Age-related hearing loss, or prebycusis, comes on gradually as a person gets older.
If your parent has prebycusis, she may not even realize that her hearing capability has dropped and that she’s not hearing as well as she once did. Age-related hearing loss usually affects both ears (but if there was a specific injury, it could affect just one ear) and it often runs in families. If you or someone else caring for your elderly parent, like her elder care provider, have noticed that your parent is listening to the TV too loud or constantly asking speakers to repeat themselves (especially women and children), she might have hearing loss.
While hearing loss is common in the elderly, it is often caused by several common factors. Here are some things that could have brought on your parent’s hearing loss or could be making it worse.
If your parent worked in an environment that had consistent loud noises, such as construction or the music industry, and didn’t wear protective devices, she could have sustained permanent damage to her inner ear. Loud noises can also cause temporary hearing loss as well so help protect your parent’s ears by turning down the television or the headphones she uses.
If your parent has excessive wax in the eardrums, it could cause blockage that won’t allow sounds to enter. It could also cause tinnitus which will mask sounds with a constant ringing. The good news is the doctor may be able to provide some fast relief if this is causing problems for your parent. If your elder care provider brings your parent to and from appointments, have her add it to your parent’s list of items to talk to the doctor about.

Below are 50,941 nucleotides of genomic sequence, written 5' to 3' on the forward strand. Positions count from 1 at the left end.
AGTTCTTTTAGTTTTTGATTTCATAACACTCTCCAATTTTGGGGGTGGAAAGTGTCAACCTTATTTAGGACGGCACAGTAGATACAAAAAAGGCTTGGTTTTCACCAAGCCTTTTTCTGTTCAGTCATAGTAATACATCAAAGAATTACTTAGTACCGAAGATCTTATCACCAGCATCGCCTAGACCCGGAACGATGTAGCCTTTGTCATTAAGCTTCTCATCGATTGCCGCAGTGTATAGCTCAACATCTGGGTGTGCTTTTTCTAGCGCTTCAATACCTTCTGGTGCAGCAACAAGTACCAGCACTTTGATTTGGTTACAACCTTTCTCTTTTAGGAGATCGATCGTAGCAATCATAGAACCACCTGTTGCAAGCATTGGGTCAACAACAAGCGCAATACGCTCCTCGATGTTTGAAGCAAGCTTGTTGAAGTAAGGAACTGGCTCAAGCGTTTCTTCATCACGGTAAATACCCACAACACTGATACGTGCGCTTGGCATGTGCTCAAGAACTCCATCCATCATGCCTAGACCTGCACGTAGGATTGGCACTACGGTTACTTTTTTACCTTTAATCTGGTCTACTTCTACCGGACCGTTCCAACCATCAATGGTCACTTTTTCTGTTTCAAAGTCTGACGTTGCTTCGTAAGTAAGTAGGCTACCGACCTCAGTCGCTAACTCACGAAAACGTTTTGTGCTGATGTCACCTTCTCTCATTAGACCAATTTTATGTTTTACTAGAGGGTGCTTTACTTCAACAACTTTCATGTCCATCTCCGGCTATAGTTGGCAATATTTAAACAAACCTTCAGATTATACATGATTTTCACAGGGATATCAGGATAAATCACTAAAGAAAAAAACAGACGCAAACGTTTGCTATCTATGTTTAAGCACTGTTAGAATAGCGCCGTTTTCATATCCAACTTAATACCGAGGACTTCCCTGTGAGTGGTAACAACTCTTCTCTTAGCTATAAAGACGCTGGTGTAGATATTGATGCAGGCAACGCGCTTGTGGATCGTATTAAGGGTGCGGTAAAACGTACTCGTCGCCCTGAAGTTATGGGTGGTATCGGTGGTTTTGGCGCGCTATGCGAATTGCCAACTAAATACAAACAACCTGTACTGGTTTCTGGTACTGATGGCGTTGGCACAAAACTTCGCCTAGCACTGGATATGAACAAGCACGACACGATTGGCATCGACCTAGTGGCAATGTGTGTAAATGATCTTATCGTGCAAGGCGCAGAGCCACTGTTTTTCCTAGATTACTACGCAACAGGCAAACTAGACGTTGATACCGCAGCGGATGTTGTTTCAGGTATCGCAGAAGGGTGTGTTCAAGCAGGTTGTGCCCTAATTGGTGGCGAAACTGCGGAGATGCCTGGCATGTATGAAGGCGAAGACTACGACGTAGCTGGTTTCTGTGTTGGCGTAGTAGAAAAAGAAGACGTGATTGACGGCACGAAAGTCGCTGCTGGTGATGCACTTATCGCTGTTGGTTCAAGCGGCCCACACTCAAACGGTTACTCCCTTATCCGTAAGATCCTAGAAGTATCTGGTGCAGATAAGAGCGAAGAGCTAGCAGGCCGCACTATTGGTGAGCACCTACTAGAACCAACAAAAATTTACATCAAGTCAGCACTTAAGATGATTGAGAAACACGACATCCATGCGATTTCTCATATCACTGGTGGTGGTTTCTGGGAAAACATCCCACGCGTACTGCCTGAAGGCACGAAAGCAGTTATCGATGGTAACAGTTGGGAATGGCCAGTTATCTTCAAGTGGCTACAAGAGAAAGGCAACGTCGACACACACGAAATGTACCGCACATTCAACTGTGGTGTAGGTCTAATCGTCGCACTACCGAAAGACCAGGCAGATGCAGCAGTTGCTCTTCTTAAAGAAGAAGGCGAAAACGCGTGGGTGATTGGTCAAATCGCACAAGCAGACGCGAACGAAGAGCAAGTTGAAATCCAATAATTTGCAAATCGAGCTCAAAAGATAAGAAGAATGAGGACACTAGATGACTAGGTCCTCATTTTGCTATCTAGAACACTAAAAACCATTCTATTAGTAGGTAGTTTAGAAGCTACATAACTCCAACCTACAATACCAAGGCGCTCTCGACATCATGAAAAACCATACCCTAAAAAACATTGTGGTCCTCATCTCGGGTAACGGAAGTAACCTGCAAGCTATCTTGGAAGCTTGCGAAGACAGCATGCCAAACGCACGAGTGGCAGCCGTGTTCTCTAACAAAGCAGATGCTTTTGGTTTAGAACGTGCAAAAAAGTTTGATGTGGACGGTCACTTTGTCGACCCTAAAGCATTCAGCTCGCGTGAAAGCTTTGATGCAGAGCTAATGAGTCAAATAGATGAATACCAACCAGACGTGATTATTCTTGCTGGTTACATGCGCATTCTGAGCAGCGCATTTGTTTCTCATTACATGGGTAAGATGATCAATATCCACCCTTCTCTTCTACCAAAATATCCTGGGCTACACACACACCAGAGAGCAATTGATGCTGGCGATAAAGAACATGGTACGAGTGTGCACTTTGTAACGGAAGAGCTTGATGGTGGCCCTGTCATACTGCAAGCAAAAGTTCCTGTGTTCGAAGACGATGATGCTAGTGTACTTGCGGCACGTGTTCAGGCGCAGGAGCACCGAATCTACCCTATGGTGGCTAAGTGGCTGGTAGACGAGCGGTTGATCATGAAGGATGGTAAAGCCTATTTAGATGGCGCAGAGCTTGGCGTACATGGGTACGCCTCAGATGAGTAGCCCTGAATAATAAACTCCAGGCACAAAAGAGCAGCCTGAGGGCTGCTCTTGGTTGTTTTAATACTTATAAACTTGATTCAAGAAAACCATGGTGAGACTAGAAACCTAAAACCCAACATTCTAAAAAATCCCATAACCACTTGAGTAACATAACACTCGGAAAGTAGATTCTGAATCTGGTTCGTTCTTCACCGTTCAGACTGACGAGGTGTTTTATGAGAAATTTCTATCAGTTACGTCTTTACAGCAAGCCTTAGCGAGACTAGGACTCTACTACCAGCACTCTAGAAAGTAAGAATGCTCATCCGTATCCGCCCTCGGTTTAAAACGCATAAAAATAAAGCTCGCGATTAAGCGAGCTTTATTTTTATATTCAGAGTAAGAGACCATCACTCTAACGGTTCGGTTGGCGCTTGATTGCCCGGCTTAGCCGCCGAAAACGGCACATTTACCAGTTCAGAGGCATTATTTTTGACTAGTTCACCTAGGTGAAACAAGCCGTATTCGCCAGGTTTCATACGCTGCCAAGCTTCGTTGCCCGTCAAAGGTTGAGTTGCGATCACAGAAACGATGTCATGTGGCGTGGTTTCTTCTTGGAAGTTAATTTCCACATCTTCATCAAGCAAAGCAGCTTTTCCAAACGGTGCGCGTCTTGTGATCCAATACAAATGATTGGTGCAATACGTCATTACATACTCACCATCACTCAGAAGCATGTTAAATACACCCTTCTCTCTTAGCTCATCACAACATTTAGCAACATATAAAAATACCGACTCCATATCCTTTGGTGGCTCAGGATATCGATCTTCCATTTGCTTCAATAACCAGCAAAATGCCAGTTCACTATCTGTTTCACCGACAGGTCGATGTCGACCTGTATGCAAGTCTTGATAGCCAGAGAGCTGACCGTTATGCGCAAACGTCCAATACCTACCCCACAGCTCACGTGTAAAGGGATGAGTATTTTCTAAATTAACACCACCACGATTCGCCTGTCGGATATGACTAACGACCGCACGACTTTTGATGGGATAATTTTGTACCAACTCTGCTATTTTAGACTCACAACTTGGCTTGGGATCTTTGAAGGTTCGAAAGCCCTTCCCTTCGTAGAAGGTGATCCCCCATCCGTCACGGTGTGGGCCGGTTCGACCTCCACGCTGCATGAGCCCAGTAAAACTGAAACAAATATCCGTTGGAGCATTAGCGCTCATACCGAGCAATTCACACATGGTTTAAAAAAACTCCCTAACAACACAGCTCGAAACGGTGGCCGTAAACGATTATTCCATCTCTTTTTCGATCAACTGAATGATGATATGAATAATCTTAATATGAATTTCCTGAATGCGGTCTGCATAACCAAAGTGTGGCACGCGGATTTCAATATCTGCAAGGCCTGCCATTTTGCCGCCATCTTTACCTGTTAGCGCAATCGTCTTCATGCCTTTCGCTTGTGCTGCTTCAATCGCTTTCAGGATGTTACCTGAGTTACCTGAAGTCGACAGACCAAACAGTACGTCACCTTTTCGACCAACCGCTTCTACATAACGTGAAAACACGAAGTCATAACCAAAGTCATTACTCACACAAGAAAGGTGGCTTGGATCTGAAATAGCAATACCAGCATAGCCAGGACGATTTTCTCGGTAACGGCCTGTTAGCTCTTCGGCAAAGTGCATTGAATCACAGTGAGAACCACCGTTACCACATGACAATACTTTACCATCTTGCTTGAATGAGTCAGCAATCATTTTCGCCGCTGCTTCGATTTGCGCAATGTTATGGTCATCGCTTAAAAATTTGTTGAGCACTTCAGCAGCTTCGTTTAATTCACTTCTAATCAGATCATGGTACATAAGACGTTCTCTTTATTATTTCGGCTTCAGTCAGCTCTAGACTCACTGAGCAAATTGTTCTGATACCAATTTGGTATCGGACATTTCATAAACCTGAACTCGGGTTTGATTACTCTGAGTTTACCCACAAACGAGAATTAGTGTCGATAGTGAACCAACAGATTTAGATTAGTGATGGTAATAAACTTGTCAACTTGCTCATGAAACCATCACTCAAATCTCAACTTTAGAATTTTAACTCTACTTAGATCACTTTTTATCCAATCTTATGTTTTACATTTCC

A Punctured Eardrum
If your parent’s eardrum was punctured, it can cause hearing loss. Eardrums can get punctured by infection or even using a cotton swab incorrectly. If your parent has pain or drainage with the hearing loss, you will want to have her ear examined to make sure this is not the case.
Certain health conditions common in the elderly can cause hearing loss, such as diabetes, high blood pressure, or a tumor. If the disease is something that can be managed, you might be able to help your parent reduce the amount of hearing loss she is experiencing or at least prevent it from getting any worse.
On the flip side, some medications may cause hearing loss. Some medicines used to treat serious conditions such as cancer or heart disease may have this side effect. It’s always important to read about the possible side effects of any medication so that it can be discussed with a medical professional if it occurs.
Not all hearing loss-related heredity diseases happen early in life. Some are prone to start to show up as a person ages. If your parent knows her parents suffered from hearing loss, it could mean she will, too.
Hearing loss can often cause a person to withdraw from the world around them as it gets harder and harder to hear. If you or your elder care provider have noticed your parent pulling away while struggling to participate in the hearing world, bringing her to the doctor for a checkup and treatment will help not only her hearing but her emotional health as well.